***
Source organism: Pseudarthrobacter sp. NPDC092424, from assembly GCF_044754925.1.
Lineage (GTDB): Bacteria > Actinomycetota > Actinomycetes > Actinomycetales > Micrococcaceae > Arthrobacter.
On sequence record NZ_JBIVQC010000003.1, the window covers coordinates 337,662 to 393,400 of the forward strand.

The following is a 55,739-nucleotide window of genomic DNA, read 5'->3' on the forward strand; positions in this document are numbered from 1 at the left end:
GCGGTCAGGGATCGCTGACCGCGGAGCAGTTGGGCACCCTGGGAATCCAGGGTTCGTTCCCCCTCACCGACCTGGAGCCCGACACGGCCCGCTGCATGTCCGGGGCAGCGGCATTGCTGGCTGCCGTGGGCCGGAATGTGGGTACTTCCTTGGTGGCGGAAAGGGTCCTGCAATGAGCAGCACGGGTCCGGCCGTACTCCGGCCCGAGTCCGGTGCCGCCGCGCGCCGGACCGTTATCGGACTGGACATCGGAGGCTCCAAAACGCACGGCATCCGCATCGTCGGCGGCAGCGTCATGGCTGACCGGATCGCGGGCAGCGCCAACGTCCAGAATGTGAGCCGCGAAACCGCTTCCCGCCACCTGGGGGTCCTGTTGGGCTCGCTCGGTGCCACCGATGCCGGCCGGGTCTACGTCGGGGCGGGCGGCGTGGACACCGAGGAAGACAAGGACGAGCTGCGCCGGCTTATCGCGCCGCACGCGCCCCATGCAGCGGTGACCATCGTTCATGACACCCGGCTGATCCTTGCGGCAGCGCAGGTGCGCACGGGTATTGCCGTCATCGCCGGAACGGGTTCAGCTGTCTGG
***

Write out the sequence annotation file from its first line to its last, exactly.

Source organism: Pseudarthrobacter sp. NPDC092424, from assembly GCF_044754925.1.
Lineage (GTDB): Bacteria > Actinomycetota > Actinomycetes > Actinomycetales > Micrococcaceae > Arthrobacter.
On sequence record NZ_JBIVQC010000003.1, the window covers coordinates 337,662 to 393,400 of the forward strand.

The following is a 55,739-nucleotide window of genomic DNA, read 5'->3' on the forward strand; positions in this document are numbered from 1 at the left end:
GCGGTCAGGGATCGCTGACCGCGGAGCAGTTGGGCACCCTGGGAATCCAGGGTTCGTTCCCCCTCACCGACCTGGAGCCCGACACGGCCCGCTGCATGTCCGGGGCAGCGGCATTGCTGGCTGCCGTGGGCCGGAATGTGGGTACTTCCTTGGTGGCGGAAAGGGTCCTGCAATGAGCAGCACGGGTCCGGCCGTACTCCGGCCCGAGTCCGGTGCCGCCGCGCGCCGGACCGTTATCGGACTGGACATCGGAGGCTCCAAAACGCACGGCATCCGCATCGTCGGCGGCAGCGTCATGGCTGACCGGATCGCGGGCAGCGCCAACGTCCAGAATGTGAGCCGCGAAACCGCTTCCCGCCACCTGGGGGTCCTGTTGGGCTCGCTCGGTGCCACCGATGCCGGCCGGGTCTACGTCGGGGCGGGCGGCGTGGACACCGAGGAAGACAAGGACGAGCTGCGCCGGCTTATCGCGCCGCACGCGCCCCATGCAGCGGTGACCATCGTTCATGACACCCGGCTGATCCTTGCGGCAGCGCAGGTGCGCACGGGTATTGCCGTCATCGCCGGAACGGGTTCAGCTGTCTGG